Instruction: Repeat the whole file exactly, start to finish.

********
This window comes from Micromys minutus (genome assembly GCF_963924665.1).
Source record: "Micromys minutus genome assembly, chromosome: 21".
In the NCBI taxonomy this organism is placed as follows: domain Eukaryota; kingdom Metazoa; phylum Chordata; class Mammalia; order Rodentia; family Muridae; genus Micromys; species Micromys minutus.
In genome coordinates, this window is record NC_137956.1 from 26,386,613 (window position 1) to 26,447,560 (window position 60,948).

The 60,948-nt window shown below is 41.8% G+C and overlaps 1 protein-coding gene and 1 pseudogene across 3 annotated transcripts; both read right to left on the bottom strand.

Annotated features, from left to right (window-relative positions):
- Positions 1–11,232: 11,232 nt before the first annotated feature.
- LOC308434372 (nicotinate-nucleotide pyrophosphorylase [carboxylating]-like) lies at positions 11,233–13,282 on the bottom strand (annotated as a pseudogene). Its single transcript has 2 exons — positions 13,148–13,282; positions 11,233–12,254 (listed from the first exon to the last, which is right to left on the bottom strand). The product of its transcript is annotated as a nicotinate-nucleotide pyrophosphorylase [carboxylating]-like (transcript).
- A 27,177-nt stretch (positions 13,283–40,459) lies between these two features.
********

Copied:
This window comes from Micromys minutus (genome assembly GCF_963924665.1).
Source record: "Micromys minutus genome assembly, chromosome: 21".
In the NCBI taxonomy this organism is placed as follows: domain Eukaryota; kingdom Metazoa; phylum Chordata; class Mammalia; order Rodentia; family Muridae; genus Micromys; species Micromys minutus.
In genome coordinates, this window is record NC_137956.1 from 26,386,613 (window position 1) to 26,447,560 (window position 60,948).

The 60,948-nt window shown below is 41.8% G+C and overlaps 1 protein-coding gene and 1 pseudogene across 3 annotated transcripts; both read right to left on the bottom strand.

Annotated features, from left to right (window-relative positions):
- Positions 1–11,232: 11,232 nt before the first annotated feature.
- LOC308434372 (nicotinate-nucleotide pyrophosphorylase [carboxylating]-like) lies at positions 11,233–13,282 on the bottom strand (annotated as a pseudogene). Its single transcript has 2 exons — positions 13,148–13,282; positions 11,233–12,254 (listed from the first exon to the last, which is right to left on the bottom strand). The product of its transcript is annotated as a nicotinate-nucleotide pyrophosphorylase [carboxylating]-like (transcript).
- A 27,177-nt stretch (positions 13,283–40,459) lies between these two features.